Milwaukee must allow leafleting on car windshields
By The Associated Press
MILWAUKEE The city of Milwaukee must stop enforcing a law that prohibits people from placing leaflets on car windshields because it is unconstitutional, a federal judge has ruled.
The ruling by U.S. District Judge Lynn Adelman stems from a lawsuit filed by the Florida-based Liberty Counsel, a religious-rights foundation.
The lawsuit was filed on behalf of Rosemary Deida, a Milwaukee woman who was ticketed for placing leaflets on cars in downtown Milwaukee. According to court documents, Deida was handing out leaflets in City Hall last December.
When she left the building she started placing them on car windshields and when she saw a Milwaukee police officer leaving City Hall she gave him a leaflet. The officer then issued her a $158 ticket.
The city argued that the law protects private property, reduces litter and improves driver and pedestrian safety.
Deputy City Attorney Rudolph Konrad said the city may appeal. He said an appeal would likely focus on the strict standard Adelman used to review the case. Adelman said the city had to show a compelling interest behind the law and must use the least restrictive method to achieve the result.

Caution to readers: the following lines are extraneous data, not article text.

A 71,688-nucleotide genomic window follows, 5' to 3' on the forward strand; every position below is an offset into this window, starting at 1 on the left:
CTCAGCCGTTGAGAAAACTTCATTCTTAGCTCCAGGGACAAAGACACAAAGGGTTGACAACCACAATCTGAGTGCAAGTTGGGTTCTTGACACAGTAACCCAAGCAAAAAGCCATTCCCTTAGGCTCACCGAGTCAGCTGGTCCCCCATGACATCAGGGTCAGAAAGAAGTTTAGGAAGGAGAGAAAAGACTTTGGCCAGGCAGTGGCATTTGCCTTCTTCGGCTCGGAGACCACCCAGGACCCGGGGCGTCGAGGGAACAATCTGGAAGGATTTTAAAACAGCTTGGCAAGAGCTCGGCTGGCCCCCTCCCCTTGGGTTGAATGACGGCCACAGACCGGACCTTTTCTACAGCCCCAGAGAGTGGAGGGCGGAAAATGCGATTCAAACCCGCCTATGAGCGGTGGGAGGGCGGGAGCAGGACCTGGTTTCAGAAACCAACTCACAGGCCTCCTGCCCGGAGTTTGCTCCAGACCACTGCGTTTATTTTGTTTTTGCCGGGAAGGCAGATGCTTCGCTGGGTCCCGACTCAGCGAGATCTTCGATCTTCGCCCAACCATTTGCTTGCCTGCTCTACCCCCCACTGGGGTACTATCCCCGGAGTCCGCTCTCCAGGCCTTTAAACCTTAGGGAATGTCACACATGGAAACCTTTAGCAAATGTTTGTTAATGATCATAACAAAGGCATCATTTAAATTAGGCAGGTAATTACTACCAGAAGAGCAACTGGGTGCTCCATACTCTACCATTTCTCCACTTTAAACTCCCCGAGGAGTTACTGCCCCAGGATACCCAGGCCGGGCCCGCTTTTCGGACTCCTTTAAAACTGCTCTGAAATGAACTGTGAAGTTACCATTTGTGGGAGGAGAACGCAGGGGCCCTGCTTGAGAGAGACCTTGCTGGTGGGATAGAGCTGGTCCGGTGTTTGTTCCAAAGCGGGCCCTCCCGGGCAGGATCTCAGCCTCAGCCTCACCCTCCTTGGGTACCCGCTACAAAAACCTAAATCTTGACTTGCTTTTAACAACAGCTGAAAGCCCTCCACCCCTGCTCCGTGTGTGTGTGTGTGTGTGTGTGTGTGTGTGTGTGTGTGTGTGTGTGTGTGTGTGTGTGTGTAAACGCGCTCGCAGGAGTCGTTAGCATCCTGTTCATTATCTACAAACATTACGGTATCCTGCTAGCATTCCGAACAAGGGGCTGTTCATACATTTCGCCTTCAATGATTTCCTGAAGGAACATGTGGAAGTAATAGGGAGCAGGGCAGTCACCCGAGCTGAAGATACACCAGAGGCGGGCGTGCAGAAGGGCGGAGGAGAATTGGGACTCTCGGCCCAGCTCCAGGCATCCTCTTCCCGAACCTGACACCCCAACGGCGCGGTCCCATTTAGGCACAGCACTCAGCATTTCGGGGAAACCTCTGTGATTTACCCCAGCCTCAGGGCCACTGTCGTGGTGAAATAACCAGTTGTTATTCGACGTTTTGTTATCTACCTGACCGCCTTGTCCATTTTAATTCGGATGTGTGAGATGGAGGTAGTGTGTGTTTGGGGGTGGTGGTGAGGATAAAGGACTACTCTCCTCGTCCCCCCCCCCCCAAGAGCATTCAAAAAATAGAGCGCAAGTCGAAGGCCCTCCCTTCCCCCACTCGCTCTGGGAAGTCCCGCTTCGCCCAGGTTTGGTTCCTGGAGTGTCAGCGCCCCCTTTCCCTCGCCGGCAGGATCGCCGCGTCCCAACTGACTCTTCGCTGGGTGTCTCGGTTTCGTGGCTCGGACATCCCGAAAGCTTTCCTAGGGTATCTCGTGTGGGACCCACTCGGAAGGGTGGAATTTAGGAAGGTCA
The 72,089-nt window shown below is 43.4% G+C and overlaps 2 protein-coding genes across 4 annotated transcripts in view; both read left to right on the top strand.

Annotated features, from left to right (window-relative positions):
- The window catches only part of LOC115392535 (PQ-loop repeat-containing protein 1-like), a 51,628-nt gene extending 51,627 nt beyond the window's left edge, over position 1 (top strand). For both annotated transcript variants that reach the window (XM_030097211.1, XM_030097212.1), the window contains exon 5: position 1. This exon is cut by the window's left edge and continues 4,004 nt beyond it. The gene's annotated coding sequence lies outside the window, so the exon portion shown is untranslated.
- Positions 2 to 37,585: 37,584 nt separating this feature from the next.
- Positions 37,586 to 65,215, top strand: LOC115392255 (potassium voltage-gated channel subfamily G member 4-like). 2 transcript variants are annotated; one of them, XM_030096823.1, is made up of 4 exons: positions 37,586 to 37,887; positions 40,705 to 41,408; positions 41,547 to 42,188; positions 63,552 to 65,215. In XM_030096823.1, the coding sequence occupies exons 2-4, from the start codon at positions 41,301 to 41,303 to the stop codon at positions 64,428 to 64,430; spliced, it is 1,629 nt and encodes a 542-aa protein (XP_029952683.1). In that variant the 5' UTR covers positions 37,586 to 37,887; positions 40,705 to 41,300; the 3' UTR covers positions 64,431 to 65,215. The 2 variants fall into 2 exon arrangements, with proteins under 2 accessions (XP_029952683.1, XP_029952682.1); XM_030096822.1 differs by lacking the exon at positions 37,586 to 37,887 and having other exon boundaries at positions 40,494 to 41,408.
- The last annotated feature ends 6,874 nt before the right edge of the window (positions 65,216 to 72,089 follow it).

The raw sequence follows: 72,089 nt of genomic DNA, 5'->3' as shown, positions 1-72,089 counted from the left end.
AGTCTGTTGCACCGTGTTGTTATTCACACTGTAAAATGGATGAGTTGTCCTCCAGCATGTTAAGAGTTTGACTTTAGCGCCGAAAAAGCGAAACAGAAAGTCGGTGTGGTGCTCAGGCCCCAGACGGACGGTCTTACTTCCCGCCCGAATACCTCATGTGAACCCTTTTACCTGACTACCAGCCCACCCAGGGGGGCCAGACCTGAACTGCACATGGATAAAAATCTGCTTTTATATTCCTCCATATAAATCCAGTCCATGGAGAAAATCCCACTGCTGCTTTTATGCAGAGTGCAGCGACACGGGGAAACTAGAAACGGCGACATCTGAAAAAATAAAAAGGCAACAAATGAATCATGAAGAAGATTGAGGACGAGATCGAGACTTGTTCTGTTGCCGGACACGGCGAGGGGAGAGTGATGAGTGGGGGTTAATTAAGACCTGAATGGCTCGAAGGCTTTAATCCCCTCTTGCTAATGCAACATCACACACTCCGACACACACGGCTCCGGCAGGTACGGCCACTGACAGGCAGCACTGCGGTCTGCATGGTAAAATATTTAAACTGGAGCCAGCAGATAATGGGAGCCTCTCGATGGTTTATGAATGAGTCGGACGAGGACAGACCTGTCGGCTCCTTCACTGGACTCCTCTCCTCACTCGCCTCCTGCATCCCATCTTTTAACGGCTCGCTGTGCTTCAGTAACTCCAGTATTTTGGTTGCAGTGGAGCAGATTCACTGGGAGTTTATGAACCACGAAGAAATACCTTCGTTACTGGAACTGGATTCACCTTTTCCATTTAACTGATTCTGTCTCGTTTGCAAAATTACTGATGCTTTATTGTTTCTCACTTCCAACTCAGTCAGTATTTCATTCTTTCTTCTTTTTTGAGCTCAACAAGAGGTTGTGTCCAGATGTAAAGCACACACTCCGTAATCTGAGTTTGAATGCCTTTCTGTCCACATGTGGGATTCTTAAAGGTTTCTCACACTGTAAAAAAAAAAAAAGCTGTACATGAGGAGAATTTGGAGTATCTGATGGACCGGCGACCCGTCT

Konrad said a lower standard that acknowledges cars as private property should be used.
The lower standard would draw a distinction between handing out leaflets in public and placing them on a windshield.
Adelman said the city had not defined "visual clutter" and hadn't explain how the ordinance improves safety or protects property.
The leaflet law applies only to public roadways, not private land, such as church parking lots. It was adopted with other state traffic laws as a city ordinance to allow local enforcement.
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